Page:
The economic impact of investment in transit for municipalities and its people cannot be overstated. According to the American Public Transportation Association (APTA):
- Every $1 invested in public transportation generates approximately $4 in economic returns;
- Every $1 billion invested in public transportation supports and creates more than 50,000 jobs;
- Every $10 million in capital investment in public transportation yields $30 million in increased business sales; and
- Home values performed 42% better on average if they were located near public transportation with high-frequency service.
So where do we go from here?
The old adage that it takes a village is true. Only through cooperation between private and public sectors and from grassroots efforts up through federal level actions can true change come about. The pieces are there, but coalitions must form to drive us forward. Investment in transportation is good for the economy and for people. Empowering transit agencies with better data and technology will provide them with the ability to make better use of their assets, provide a better experience for their riders, and enable agencies to get more folks where they need to be in less time with less hassle.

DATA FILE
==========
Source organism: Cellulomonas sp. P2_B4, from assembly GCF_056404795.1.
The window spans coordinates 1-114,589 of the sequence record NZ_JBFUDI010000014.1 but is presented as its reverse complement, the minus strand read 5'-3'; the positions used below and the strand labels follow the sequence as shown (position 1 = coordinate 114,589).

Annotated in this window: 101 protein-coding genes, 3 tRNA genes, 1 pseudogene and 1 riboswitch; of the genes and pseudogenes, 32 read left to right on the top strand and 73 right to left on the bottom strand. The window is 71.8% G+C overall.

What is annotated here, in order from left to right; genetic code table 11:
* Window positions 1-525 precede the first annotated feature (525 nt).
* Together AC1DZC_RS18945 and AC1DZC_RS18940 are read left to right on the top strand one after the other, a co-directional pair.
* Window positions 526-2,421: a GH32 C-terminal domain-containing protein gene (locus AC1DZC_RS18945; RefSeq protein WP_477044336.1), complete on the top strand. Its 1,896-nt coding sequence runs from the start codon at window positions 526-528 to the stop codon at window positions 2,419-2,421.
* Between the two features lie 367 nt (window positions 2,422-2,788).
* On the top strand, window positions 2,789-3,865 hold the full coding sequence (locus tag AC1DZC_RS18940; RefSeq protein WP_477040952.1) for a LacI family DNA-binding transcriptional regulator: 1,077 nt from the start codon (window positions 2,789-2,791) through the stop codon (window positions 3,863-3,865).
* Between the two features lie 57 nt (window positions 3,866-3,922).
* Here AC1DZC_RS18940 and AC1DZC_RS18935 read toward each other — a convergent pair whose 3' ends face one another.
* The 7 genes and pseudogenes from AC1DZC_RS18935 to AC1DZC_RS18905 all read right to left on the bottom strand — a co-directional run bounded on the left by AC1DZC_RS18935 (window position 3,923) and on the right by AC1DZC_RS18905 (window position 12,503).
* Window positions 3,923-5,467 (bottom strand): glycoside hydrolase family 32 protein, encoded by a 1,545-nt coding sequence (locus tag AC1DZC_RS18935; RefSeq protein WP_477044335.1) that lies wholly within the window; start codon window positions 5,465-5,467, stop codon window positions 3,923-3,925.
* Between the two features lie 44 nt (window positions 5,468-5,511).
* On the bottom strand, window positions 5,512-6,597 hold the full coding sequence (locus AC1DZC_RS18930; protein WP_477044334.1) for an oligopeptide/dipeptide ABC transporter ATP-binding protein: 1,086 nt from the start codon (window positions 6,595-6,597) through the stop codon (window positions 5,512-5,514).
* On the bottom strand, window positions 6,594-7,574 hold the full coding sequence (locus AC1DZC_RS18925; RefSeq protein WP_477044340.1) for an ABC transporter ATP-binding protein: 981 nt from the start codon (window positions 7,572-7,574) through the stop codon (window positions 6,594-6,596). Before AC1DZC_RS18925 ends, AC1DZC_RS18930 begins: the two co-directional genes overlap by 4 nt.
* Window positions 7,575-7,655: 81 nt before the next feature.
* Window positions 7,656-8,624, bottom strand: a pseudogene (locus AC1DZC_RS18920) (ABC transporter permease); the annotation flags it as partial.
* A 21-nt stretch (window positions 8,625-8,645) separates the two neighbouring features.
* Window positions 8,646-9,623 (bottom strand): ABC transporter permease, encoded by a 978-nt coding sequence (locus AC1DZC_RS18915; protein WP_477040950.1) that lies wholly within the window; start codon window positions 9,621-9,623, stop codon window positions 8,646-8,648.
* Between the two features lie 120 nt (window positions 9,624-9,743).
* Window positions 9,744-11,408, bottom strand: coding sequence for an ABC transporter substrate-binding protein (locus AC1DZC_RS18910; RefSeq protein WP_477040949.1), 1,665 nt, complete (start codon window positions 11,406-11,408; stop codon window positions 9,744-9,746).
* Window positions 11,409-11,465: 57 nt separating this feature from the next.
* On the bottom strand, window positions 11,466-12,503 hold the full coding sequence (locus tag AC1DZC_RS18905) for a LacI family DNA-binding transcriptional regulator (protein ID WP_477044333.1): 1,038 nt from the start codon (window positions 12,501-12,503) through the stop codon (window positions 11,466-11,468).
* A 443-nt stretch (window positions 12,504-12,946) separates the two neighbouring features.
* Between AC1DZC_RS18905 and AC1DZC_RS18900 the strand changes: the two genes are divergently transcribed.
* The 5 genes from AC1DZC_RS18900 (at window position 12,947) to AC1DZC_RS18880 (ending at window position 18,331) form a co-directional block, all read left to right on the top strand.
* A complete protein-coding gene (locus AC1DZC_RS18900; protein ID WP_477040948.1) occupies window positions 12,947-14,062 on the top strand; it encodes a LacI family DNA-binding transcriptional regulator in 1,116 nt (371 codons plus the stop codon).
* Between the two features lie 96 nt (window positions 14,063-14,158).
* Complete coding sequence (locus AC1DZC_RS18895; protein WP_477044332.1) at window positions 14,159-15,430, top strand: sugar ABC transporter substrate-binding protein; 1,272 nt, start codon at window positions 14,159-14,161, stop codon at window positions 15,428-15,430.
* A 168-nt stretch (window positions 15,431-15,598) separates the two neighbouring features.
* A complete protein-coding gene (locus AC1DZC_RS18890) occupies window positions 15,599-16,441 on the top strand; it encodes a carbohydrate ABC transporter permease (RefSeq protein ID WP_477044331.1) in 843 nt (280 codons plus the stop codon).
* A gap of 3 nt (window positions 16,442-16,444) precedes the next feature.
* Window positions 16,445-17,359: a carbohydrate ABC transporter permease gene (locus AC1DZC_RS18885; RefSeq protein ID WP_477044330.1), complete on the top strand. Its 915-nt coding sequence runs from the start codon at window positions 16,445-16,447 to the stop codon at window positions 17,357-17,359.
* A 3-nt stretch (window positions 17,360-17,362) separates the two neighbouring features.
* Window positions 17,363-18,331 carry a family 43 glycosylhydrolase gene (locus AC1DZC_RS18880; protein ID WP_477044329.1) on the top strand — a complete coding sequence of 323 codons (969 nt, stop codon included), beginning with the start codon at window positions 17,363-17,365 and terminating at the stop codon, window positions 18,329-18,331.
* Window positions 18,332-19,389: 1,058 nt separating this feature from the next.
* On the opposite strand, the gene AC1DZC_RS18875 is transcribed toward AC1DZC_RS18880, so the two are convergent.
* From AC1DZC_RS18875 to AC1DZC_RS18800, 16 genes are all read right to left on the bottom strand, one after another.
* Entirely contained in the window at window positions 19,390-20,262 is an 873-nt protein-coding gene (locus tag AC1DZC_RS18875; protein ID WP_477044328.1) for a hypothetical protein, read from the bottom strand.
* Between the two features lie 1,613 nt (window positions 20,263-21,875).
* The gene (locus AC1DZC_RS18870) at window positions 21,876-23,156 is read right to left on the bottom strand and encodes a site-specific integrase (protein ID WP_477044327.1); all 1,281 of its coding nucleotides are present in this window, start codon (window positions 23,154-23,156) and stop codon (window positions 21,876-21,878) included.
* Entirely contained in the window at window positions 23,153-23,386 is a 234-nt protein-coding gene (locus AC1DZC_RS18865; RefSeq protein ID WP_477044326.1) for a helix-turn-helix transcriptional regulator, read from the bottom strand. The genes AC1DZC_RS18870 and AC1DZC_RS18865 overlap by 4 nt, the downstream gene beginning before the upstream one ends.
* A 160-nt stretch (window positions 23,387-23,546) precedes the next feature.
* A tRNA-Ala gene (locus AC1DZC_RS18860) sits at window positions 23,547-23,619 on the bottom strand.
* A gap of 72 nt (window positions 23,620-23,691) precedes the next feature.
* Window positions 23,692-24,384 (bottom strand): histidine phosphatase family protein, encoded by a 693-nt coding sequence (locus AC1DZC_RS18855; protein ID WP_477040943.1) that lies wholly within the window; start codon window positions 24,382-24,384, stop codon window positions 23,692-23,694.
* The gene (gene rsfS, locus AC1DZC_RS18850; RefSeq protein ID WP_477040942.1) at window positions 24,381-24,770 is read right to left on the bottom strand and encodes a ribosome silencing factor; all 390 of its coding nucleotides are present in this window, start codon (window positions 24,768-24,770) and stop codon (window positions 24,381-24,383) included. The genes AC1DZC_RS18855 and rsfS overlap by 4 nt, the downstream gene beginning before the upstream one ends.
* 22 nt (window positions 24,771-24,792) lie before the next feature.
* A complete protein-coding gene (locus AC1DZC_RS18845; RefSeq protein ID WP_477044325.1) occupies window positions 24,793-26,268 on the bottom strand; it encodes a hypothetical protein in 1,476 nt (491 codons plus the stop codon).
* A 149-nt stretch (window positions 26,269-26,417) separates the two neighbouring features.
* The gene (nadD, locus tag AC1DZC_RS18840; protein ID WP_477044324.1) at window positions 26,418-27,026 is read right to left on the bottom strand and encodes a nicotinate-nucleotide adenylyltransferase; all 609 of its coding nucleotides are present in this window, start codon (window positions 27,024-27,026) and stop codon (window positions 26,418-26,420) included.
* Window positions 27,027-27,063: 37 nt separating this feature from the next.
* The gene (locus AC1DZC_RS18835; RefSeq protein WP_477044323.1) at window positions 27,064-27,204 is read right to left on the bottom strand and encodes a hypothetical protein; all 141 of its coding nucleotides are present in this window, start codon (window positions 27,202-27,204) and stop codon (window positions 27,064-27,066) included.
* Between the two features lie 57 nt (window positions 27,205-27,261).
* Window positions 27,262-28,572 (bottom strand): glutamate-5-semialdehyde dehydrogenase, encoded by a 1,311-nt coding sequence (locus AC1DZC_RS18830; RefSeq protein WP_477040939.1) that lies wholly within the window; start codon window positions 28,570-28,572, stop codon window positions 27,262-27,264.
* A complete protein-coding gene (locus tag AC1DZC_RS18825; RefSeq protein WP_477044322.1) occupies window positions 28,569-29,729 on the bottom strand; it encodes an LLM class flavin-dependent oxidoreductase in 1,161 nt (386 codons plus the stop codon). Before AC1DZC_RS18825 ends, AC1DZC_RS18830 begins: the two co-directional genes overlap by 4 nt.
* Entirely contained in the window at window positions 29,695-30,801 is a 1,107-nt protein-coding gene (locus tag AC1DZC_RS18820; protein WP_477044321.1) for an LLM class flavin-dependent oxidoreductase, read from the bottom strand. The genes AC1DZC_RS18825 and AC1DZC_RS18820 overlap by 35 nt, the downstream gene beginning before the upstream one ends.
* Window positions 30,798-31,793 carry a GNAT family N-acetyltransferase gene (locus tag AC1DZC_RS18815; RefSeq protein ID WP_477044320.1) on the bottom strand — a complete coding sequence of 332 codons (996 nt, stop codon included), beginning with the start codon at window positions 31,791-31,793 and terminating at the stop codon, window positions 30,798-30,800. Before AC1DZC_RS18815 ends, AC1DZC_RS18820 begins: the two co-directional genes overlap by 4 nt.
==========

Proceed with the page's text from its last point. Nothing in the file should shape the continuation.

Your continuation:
What can you do? First, start small. Look for public transit options in your community. Maybe they’re terrible, but maybe they’re better than you expect. Rather than diving right into the deep end, try taking a trip once a week via public transportation, and see what it’s like. You may find that you enjoy the extra time to read, listen to music or a podcast, get some work done, or even become inspired to get involved in a more meaningful way.
If you do decide to get involved in more meaningful ways, I recommend the local level. Local jurisdictions are able to make change more rapidly than federal agencies, and individuals can have a greater impact at the local level. As Rosabeth Moss Kanter points out in her book Move: How to Rebuild and Reinvent America’s Infrastructure, Community advocates believe that there should be a choice: get organized and demand better. Get away from the NIMBY (Not In My Backyard) mindset. Only when we’re open to change can change happen. Vote on referendums that support worthwhile transit initiatives.
One of the reasons I joined my company, TransLoc Inc., in 2012, was to be at least part of the solution to this huge and complex problem. Together, we can change the world and help improve the lives of millions. Sabrena LLoyd, who cannot afford a car, spends five hours a day, six days a week, getting to and from her job in Tampa. There’s simply no reason for this to be the case. We have the data. We have the research. We have the technology. We need to muster the collective will to make change happen so everyone has an opportunity to rise above circumstances they may have had little control over.
Vibrant and innovative public transportation is good for all communities and all people, not just the poor, and it’s our tax dollars working for the good of everybody. But in the end, it takes people with the conviction to help each other.